Export (0) Print
Expand All
Expand Minimize

The e-mail address policy references a domain that is not an accepted domain

[This topic is intended to address a specific issue called out by the Exchange Server Analyzer Tool. You should apply it only to systems that have had the Exchange Server Analyzer Tool run against them and are experiencing that specific issue. The Exchange Server Analyzer Tool, available as a free download, remotely collects configuration data from each server in the topology and automatically analyzes the data. The resulting report details important configuration issues, potential problems, and nondefault product settings. By following these recommendations, you can achieve better performance, scalability, reliability, and uptime. For more information about the tool or to download the latest versions, see "Microsoft Exchange Analyzers" at http://go.microsoft.com/fwlink/?linkid=34707.]  

Topic Last Modified: 2008-10-13

The Microsoft Exchange Analyzer Tool queries the Active Directory directory service to determine the value for the gatewayProxy attribute of each e-mail address policy object. The gatewayProxy attribute represents a valid address space for the e-mail address policy.

The Exchange Analyzer then queries the Active Directory directory service for all objects with an object class of msExchAcceptedDomain. Objects with an object class of msExchAcceptedDomain represent an accepted domain for the Exchange organization.

noteNote:
In Exchange Server 2007, recipient policies (which were part of Exchange Server 2003) are divided into two separate features: accepted domains and e-mail address policies.

E-mail address policies generate the primary and secondary e-mail addresses for your recipients (which include users, contacts, and groups) so they can receive and send e-mail. By default, Exchange contains an e-mail address policy that specifies the recipient's alias as the local part of the e-mail address and uses the default accepted domain. The local part of an e-mail address is the name that appears before the at sign (@).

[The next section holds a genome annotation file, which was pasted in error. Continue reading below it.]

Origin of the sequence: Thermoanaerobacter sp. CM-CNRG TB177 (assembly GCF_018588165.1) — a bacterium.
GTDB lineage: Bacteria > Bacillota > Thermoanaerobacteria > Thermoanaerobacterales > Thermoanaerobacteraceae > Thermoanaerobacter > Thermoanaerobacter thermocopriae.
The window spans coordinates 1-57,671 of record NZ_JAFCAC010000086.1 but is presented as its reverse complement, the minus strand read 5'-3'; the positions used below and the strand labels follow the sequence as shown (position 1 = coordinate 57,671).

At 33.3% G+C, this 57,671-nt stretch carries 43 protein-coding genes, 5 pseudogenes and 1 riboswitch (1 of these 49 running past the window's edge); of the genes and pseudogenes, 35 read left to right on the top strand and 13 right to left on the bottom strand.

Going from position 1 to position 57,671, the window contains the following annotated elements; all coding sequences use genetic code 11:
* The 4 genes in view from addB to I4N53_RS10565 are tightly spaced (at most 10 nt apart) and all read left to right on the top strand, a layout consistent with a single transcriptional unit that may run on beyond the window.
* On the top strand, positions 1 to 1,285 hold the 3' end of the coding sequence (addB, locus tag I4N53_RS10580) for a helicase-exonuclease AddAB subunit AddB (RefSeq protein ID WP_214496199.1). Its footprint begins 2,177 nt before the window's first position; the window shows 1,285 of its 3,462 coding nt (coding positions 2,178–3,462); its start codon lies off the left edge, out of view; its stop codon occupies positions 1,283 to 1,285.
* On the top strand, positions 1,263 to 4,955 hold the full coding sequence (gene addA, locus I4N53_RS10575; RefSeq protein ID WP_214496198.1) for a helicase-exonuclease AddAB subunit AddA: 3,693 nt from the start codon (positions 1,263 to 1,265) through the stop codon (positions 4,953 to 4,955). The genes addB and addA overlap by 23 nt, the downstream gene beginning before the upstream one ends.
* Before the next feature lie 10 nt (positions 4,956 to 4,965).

An accepted domain is any Simple Mail Transfer Protocol (SMTP) namespace for which an Exchange organization sends or receives e-mail. Accepted domains include those domains for which the Exchange organization is authoritative. An Exchange organization is authoritative when it handles mail delivery for recipients in the accepted domain. Accepted domains also include domains for which the Exchange organization receives mail and then relays it to an e-mail server that is outside the Active Directory forest for delivery to the recipient.

If the Exchange Analyzer determines that the domain used for the gatewayProxy attribute of an e-mail address policy object is not an accepted domain for the Exchange organization, the Exchange Analyzer displays a warning.

This warning means that e-mail addressed to recipients whose e-mail addresses were generated by the e-mail address policy using the non-accepted domain may not be delivered.

To address this warning, edit the e-mail address policy to reflect an existing accepted domain or add the domain as an accepted domain for the Exchange organization.

To edit the e-mail address policy
  1. Follow the guidance on changing the accepted domain for the e-mail address in the "How to Edit an E-Mail Address Policy" (http://go.microsoft.com/fwlink/?LinkId=125475) topic of the Exchange Server 2007 product documentation.

To add a new accepted domain
  1. Follow the guidance on creating a new accepted domain in the "How to Create Accepted Domains" (http://go.microsoft.com/fwlink/?LinkId=125476) topic of the Exchange Server 2007 product documentation.

  2. Add the accepted domain to the e-mail address policy by following the guidance of the "To edit the e-mail address policy" procedure earlier in this topic.

 
Was this page helpful?
(1500 characters remaining)
Thank you for your feedback

Community Additions

ADD
Show:
© 2014 Microsoft